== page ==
Tuesday, December 3, 2019

Character Triage: Kick Out Your Characters by Alice Orr @AliceOrrBooks #MFRWauthor #amwriting

Character Triage: Kick Out Your Characters by Alice Orr @AliceOrrBooks #MFRWauthor #amwriting

Join former literary agent and editor Alice Orr, author of No More Rejections, as she offers advice for character triage, kicking out characters who do not work in your story.

Character Triage

Who's In? Who's Out? Every character you start out with in your story may not carry enough storytelling weight to be allowed to stick around. Some will most likely have to go. Which characters do and do not belong in your story? How do you decide? First, let's make a couple of general lists. Then we'll move on to my personal specifics.

Character Triage –Characters Who Should Stay in Your Story

They sparkle with contradiction and controversy.
They enhance the main characters in the story, make them more intriguing.
They aggravate the main characters in the story, make them more conflicted.
They have often dark secrets the main characters would like to know, or should know, but don't.
They have hidden dreams the main characters would like to know, or should know, but don't.
In other words, they generate plot by adding more complications to the story.

Character Triage – Who's Out? Characters Who Should Leave Your Story

They don't make anything happen.
They get along with everyone, neither creating nor enhancing conflict.
We aren't interested in knowing more about them.
They are not connected with either the main characters or their stories.
In other words, they don't generate plot by adding more complications to the story.
Here are some specific character types I especially want to boot out the door.
#1 Exit Candidate: The Lackluster Character
Especially when you are creating the main characters of a series who must be extra unique and compelling. In fact, any continuing character must stand out in order to hold a reader's interest through several stories. Be careful not to focus on thrilling plot at the expense of thrilling characters. This can be fatal to storytelling success.
The Character Who Cloys
Especially as your romance heroine. She's cute enough to kill, and the alleged hero scampers along in her wake for far too long. At first, she may be lovable for the reader as well. Then, we become exasperated with her and, eventually, out and out irritated. She's a distraction from the story and undermines your hero's portrayal too.
The Character Who Fails at His Story Mission
Especially as your mystery-suspense hero. He's the detective who doesn't detect. A murder is committed, and he should be intent on finding the murderer but does too little to further that quest. He avoids real investigative questioning. He lets others to do the legwork. He slows the pace instead of enlivening it. He must thrust himself into danger and battle his way out again.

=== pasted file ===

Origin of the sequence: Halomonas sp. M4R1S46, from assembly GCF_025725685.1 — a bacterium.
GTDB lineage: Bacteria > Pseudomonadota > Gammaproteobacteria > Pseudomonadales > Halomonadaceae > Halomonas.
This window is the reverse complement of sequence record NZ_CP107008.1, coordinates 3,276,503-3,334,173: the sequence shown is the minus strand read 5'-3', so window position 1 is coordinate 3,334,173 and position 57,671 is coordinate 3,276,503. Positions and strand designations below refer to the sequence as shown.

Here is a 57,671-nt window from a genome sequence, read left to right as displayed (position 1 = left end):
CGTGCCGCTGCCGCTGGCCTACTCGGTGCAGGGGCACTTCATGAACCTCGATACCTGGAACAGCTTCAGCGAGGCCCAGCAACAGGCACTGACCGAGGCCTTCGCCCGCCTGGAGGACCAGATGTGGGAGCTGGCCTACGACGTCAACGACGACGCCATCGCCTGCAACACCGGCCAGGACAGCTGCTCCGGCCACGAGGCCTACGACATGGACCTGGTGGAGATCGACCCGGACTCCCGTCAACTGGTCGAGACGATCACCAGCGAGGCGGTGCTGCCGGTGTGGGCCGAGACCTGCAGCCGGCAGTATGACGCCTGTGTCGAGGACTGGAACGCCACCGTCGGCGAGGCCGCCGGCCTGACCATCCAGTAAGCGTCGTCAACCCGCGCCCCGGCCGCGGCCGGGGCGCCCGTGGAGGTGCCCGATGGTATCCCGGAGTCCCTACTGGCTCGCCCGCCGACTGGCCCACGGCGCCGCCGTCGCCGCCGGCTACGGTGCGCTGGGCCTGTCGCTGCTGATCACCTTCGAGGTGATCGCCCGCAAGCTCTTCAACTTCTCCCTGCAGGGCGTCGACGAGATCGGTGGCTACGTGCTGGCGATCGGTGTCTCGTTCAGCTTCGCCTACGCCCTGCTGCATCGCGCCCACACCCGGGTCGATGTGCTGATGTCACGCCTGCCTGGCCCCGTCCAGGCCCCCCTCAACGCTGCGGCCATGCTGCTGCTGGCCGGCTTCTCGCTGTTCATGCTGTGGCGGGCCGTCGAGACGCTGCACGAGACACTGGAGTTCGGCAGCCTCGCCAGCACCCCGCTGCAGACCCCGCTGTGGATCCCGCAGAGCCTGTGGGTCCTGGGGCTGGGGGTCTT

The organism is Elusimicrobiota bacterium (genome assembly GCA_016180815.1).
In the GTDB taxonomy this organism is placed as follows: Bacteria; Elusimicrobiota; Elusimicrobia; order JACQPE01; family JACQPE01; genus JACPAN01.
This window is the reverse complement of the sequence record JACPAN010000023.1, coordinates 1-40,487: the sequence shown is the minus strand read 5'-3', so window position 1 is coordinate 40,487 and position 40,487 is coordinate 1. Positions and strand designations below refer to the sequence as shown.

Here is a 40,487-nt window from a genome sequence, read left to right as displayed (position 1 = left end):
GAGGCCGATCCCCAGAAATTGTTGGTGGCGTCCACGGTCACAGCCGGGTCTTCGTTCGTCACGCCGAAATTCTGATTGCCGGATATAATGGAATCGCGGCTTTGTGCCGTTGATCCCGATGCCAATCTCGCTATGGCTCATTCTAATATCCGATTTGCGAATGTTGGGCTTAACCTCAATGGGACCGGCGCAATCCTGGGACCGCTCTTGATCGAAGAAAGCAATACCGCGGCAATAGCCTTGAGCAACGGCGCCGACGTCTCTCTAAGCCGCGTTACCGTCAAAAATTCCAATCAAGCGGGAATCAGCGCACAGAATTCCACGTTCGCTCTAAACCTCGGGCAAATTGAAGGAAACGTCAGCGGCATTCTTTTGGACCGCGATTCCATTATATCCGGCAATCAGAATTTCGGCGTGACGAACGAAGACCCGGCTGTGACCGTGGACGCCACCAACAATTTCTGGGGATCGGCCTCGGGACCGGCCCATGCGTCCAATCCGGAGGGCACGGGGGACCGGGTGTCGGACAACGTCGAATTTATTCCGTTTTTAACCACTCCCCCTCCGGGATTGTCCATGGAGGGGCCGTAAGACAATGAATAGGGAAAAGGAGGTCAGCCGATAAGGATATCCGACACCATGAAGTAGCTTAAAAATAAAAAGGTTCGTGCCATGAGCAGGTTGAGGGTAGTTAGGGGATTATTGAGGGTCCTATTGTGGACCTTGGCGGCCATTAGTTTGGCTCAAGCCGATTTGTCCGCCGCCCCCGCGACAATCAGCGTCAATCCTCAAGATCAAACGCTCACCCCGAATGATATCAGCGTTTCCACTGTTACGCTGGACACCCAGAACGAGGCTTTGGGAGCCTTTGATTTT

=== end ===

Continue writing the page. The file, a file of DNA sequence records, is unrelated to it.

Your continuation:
The Interchangeables
Especially as your secondary characters. For example, three sisters or friends or whoever that would be better as two. The extra sidekick clutters the story. She isn't distinctive enough and her lack of substance drains story vitality. She should be folded into one of the other characters to streamline plot and pacing or rewritten to reveal her individuality.
Character Triage: This is Only the Beginning
I've shared my personal sampling of characters who need to go if you want to write a strong story, and of course you do. Now, you must make your own list, from your own work, but don't be discouraged when you do. There are ways to save these characters from the no-hope heap. Every character, like every human being, has a story. Your job as storyteller is to dig deep, discover that story and give your creation life on the page. In other words, perform character triage. When you do that, all your characters will not just belong in your story, they will be embedded in your reader's heart.
For more insights into writing and publishing,visit my blog at www.aliceorrbooks.com

About Alice Orr

Alice Orr is author of 16 novels, 3 novellas, a memoir and No More Rejections: 50 Secrets to Writing a Manuscript that Sells. Hero in the Mirror: How to Write Your Best Story of You is in progress. A former book editor and literary agent, Alice now writes full-time. Her latest novel is A Time of Fear and Loving – Riverton Road Romantic Suspense Series Book 5. Find all of Alice Orr's books on Amazon. Alice has two grown children and two perfect grandchildren and lives with her beloved husband Jonathan in New York City.
Author Website www.aliceorrbooks.com
Author Blog www.aliceorrbooks.com
Facebook https://www.facebook.com/aliceorrwriter
Twitter https://twitter.com/aliceorrbooks
Amazon Author Page https://www.amazon.com/Alice-Orr/e/B000APC22E


  1. Pleased to receive your expertise on this, Alice. Great advice. :)

    1. Thanks Kayelle for posting this particular article. It is a crucial lesson in my estimation. An author can easily distract from the strong center of her story by including extraneous characters. She can also fail to develop and enhance a character adequately if she doesn't recognize that character's central role in the story. As in life, effective triage is essential.

  2. I agree, Alice. Your advice has helped me immensely.